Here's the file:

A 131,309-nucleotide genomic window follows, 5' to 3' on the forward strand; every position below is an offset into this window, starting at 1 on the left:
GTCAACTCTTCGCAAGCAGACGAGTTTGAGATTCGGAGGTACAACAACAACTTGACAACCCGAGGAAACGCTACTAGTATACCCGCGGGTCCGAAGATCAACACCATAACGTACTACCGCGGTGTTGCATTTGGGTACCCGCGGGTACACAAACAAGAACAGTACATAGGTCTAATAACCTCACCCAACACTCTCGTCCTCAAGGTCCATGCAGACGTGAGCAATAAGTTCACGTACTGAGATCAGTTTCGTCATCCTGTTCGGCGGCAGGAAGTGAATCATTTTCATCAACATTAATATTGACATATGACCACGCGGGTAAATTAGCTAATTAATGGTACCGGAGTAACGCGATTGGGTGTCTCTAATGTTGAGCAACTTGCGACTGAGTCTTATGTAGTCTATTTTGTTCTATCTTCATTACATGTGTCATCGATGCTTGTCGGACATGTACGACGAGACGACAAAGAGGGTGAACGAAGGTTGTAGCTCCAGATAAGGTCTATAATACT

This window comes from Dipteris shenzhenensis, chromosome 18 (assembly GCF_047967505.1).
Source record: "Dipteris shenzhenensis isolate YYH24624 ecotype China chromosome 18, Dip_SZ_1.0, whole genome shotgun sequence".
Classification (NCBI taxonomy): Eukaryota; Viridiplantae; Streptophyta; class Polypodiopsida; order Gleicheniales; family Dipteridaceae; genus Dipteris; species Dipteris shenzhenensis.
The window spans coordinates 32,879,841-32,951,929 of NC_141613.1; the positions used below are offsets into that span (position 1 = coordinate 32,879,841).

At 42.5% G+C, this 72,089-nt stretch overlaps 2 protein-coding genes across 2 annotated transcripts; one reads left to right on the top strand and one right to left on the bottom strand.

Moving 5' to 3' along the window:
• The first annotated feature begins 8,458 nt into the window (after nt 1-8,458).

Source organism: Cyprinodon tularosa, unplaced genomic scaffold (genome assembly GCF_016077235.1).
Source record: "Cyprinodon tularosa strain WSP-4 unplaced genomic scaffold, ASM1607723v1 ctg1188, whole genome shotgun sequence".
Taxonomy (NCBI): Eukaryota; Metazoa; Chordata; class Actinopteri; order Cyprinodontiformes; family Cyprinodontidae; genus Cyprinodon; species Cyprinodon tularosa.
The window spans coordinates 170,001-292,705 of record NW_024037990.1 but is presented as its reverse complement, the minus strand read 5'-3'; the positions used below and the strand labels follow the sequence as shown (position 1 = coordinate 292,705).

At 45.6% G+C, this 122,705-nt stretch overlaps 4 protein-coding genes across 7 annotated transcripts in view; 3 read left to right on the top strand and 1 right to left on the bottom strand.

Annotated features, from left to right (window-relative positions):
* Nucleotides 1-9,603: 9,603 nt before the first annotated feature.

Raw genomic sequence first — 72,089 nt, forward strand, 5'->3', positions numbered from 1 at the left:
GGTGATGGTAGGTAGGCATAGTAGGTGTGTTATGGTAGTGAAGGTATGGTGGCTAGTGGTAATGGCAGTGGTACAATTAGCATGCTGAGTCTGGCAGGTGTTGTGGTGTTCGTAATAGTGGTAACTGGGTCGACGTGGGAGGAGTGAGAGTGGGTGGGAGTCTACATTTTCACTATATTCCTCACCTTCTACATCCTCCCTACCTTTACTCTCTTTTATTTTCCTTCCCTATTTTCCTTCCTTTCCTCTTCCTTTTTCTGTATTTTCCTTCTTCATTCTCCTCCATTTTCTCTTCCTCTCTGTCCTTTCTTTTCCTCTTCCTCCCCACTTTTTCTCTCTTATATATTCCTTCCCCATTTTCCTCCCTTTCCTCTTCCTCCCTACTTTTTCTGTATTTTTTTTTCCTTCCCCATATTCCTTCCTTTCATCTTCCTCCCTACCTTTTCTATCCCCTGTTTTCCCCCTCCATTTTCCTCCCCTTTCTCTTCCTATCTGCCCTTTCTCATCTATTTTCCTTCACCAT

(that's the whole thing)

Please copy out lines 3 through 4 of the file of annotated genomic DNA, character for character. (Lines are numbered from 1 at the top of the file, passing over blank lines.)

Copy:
This window comes from Dipteris shenzhenensis, chromosome 18 (assembly GCF_047967505.1).
Source record: "Dipteris shenzhenensis isolate YYH24624 ecotype China chromosome 18, Dip_SZ_1.0, whole genome shotgun sequence".